Beaverton Walmart - NO!
Article from Beaverdoom Valley Times - meeting tonight
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Wal-Mart part two: Neighbors set to jump in
Community Newspapers - 03/17/05
Wal-Mart's proposed 148,668-square-foot development in a Cedar Mill shopping center will get a more formal airing tonight (March 17) when the Central Beaverton Neighborhood Association Committee tackles the issue.
Association Chairman Charles Wilson, who runs the Substation sandwich shop in downtown Beaverton, has invited both opponents of the plan and Wal-Mart representatives to talk to the neighborhood group.
Wal-Mart representatives will not attend tonight's meeting, Wilson said. The company said it more likely would attend a neighborhood meeting in April or May, he said.
The association meets at 7 p.m. in the Beaverton Community Center, 12350 S.W. Fifth St., suite 100. The Wal-Mart discussion is tentatively scheduled for about 8 p.m.
It might be a little out of the way for the association that normally sticks to issues in the area around downtown. But Wilson decided the city shouldn't let the public's concerns about the hot hot hot Wal-Mart proposal fester until hearings in a few months before the city's Board of Design Review.
"It might fall under our (neighborhood association committee) because there's no NAC in that area," Wilson said.
"It's a hot topic, to say the least. I'm going to try to have a good meeting about this. If nothing else, peoples' objections can be put in the NAC minutes and the city will read them."
Wilson hopes his neighborhood meeting is a little less raucous than the March 10 informal meeting at the Kingstad Center on Southwest Millikan Way in which hundreds of opponents of the Wal-Mart plan briefly took over the stage and loudly voiced their concerns with the proposal.
For about 45 minutes, a hostile crowd, estimated at between 400 and 650 people, chanted and shouted displeasure with Wal-Mart's plan.
"It was kind of a scene," Wilson said. "I don't even think it was a meeting. What I would like to do is have a formal meeting on this."
Last week's meeting also attracted representatives from Gresham First, a group fighting Wal-Mart's plan to develop a supercenter at the corner of 182nd Avenue and Powell Boulevard.
A handful of local legislators also attended the meeting, some who were keeping a close eye on the Cedar Mill proposal. State Reps. Brad Avakian, who represents the area, and Mitch Greenlick talked to people in the crowd. State Sen. Charlie Ringo, a Beaverton Democrat, also showed up to look at the plans.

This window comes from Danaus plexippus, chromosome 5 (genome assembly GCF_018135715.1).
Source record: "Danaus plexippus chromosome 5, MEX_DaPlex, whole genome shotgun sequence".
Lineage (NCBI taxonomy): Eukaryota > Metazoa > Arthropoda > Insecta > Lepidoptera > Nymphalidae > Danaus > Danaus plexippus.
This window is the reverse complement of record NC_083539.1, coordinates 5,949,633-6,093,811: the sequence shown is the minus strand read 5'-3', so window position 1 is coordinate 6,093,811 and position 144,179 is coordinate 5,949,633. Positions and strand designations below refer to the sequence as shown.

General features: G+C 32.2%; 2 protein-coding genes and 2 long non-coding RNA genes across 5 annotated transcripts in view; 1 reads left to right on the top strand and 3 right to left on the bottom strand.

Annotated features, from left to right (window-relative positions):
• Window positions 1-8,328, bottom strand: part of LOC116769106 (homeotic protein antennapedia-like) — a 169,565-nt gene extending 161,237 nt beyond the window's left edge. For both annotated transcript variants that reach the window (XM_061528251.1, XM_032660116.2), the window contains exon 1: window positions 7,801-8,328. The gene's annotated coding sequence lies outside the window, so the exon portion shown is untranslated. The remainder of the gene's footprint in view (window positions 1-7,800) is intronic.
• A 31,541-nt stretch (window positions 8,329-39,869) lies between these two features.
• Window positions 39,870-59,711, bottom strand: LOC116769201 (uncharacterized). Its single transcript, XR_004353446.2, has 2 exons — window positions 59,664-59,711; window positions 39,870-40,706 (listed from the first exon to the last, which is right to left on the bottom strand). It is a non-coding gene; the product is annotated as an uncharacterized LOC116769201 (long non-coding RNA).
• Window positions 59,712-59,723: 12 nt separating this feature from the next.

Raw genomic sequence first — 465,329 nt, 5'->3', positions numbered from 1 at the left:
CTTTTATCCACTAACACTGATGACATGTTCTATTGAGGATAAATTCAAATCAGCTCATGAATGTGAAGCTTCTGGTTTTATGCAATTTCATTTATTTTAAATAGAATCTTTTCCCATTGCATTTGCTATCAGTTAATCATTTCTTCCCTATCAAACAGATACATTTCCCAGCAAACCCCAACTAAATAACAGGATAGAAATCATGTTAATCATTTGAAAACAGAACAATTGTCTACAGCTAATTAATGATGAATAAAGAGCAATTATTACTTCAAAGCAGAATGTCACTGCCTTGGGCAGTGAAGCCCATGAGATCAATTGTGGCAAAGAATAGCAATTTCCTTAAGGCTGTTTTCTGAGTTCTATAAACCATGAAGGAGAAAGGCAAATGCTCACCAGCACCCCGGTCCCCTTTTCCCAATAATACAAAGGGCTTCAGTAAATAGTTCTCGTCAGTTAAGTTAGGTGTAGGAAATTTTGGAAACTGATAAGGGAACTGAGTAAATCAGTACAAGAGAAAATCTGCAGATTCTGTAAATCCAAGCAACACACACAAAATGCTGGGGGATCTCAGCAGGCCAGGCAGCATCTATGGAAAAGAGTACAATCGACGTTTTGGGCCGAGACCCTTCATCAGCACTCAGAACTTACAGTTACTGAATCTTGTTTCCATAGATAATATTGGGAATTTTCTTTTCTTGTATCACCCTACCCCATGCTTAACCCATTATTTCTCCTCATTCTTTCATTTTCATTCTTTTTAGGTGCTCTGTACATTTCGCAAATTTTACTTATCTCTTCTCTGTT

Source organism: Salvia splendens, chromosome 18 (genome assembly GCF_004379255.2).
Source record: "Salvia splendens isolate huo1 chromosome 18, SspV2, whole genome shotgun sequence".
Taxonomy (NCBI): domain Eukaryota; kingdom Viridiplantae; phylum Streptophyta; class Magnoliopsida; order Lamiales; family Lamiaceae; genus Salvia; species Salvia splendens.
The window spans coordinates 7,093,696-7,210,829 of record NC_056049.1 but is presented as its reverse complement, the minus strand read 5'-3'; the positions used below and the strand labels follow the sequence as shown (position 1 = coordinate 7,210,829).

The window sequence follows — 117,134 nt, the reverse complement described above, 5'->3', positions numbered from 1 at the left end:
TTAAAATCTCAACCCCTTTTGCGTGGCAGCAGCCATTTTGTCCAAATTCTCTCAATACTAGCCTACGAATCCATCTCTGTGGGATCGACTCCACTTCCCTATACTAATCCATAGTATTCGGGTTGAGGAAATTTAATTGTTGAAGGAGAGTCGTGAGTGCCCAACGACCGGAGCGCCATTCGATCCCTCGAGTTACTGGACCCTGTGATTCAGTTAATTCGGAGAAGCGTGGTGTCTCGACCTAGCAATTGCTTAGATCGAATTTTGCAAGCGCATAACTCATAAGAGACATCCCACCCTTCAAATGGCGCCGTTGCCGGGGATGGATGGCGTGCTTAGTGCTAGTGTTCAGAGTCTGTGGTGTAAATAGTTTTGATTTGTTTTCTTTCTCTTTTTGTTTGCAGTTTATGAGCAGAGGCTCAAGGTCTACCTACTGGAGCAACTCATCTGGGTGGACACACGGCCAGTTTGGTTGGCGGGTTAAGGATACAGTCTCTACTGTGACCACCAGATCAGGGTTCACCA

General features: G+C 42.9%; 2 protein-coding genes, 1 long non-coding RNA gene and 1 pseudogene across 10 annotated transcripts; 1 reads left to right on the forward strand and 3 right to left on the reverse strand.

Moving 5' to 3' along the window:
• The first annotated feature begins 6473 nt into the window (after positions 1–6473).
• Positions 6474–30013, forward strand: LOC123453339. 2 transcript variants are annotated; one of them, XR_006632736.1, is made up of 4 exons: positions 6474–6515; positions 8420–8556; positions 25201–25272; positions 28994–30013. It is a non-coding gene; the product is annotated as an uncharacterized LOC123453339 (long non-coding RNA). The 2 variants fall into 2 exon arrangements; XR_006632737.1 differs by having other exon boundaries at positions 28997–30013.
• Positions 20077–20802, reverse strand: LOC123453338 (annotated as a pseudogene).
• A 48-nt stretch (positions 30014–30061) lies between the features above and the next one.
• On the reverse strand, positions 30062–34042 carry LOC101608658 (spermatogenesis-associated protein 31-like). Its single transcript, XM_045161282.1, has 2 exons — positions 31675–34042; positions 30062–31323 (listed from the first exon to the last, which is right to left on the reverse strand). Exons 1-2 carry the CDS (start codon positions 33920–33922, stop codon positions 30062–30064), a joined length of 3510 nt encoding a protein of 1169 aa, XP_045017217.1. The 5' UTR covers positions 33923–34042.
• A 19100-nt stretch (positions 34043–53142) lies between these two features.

The Bentonville, Ark., retail giant said in early February that it hoped to build its first westside store on the site in the Peterkort development on about nine acres southwest of the intersection of Cedar Hills Boulevard and Barnes Road.
The new store would be somewhat smaller than the company's usual "supercenters." It also would be constructed to blend into the community, said Eric Berger, Wal-Mart's regional community affairs manager in Seattle.
Company officials met two weeks ago with Beaverton city planners to discuss the proposal. Although there is no timetable for the application, Wal-Mart could submit its plan for the store in a couple of months, Berger said.
Representatives of the project developer, Pacland of Milwaukie, are reviewing information gathered during last week's meeting and taking a closer look at traffic issues, Berger said.
Pacland's drawings on display last week at the Kingstad Center showed a 148,668-square-foot retail building to house the Wal-Mart and two separate commercial buildings on the same site: a 4,335-square-foot office complex and a 9,905-square-foot retail structure.
Last week's meeting was designed to provide information about the proposed development, with no presentation by staff. Representatives of Wal-Mart's architecture firm, Perkowitz and Ruth Architects of Portland and its transportation and landscaping firms stood at four stations around the large meeting room with maps and answered questions about the proposal.
People attending the meeting were asked to sign in before walking around to look at the drawings and renderings. A line snaked out the front door of the Kingstad Center for more than an hour as people obliged and wrote questions on small slips of paper.
When people finally got inside and realized there wouldn't be a formal question-and-answer session with city staff or Wal-Mart representatives, they became restless, chanting "We want a formal presentation! We want a formal presentation!"
At one point, opponents grabbed a microphone and took to a small stage at the east end of the meeting room, chanting and calling for Wal-Mart to answer their questions.
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